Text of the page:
Wearable tech can spot coronavirus symptoms before you even realize you’re sick
Since March, a half-dozen studies have been exploring whether the constant stream of data that wearables gather about our bodies offers any clue about who has caught the coronavirus. Last week, wearable maker Fitbit announced its own effort. I’ve been a guinea pig for two of the academic studies, though I prefer the term “citizen scientist.” (See below for how you can contribute to studies still recruiting volunteers.) For now, these aren’t clinical trials — rather, researchers are gathering data and looking at it retrospectively for patterns.
The greatest potential might come from a lesser-known wearable I’ve been testing for the past five weeks: a health-tracking ring called Oura. The $300 wireless device looks like jewelry and collects data about my heart rate, breathing and — critically, for the coronavirus — temperature. The ring, made by a seven-year-old company based in Finland and the United States, is being used in two studies at West Virginia University and the University of California at San Francisco involving tens of thousands of health-care workers, first responders and volunteers like me.
I also joined a Scripps Research study with a $400 Apple Watch, sending data to researchers exploring whether heart measurements from a range of popular trackers are enough to detect the coronavirus or other viral infections.
Coronavirus or covid-19 symptoms range from mild to severe. They’re most likely to be similar to a regular cold, the flu or seasonal allergies. (The Washington Post)
None of the studies have yet published peer-reviewed results, but we’re getting the first evidence that the idea works. On Thursday, researchers at WVU’s Rockefeller Neuroscience Institute reported that Oura ring data, combined with an app to measure cognition and other symptoms, can predict up to three days in advance when people will register a fever, coughing or shortness of breath. It can even predict someone’s exact temperature, like a weather forecast for the body.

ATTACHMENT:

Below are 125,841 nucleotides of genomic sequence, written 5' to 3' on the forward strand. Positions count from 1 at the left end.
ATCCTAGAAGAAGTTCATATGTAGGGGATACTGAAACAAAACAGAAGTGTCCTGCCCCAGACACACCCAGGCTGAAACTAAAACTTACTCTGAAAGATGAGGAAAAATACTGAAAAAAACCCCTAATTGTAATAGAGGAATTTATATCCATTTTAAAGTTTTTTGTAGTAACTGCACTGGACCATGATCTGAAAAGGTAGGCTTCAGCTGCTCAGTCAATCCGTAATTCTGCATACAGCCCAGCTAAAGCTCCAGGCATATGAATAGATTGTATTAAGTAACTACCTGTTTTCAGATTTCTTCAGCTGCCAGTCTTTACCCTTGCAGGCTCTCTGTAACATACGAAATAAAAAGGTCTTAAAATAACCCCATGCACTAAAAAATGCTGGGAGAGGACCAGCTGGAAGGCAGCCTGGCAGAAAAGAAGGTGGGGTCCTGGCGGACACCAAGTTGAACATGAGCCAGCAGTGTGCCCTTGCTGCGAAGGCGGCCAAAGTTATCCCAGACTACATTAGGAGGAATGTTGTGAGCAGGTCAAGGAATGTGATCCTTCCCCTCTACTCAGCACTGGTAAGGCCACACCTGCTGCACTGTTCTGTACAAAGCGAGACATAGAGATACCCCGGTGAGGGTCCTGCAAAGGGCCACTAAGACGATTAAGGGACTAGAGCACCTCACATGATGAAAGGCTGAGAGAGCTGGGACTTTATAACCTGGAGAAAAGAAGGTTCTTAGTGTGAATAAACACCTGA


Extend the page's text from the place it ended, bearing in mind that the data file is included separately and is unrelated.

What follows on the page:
Professor Ali Rezai, the institute’s director, said the technology is valuable because it’s tuned to reveal infection early on, when patients are highly contagious but don’t know it. He calls the combination of the smart ring and app a kind of “digital PPE,” or personal protective equipment. ‘It can say, “This individual needs to stay home and not come in and infect others,’” he said.
There’s more: Researchers at Stanford University studying changes in heart rate from Fitbits tell me they’ve been able to detect the coronavirus before or at the time of diagnosis in 11 of 14 confirmed patients they’ve studied. In this initial analysis, they could see one patient’s heart rate jump nine days before the person reported symptoms. In other cases, they only saw evidence of infection in the data when patients noticed symptoms themselves.
“The bottom line is it is working, but it’s not perfect,” said Stanford professor Michael Snyder.
Given the hype that often engulfs consumer gadgets, there’s plenty of reason for caution about tech charting an unknown path with a disease that’s still a mystery in many ways. Researchers still need to crunch more numbers to identify the difference between a patient with the coronavirus and another illness. And they need to do a lot more coronavirus testing on study participants to figure out whether they can detect an infection in people who don’t feel symptoms at all.
And we’re weeks — or more probably months, say more-conservative researchers — away from turning all those insights into warning systems that can be clinically tested.
“I haven’t seen that subtlety embraced by most tech companies,” said Ben Smarr, a professor at the University of California at San Diego who is helping lead the data-crunching on the UCSF study, which hasn’t reported results. “I’m wary because I don’t want this to be used to sell people a false solution or false hope.”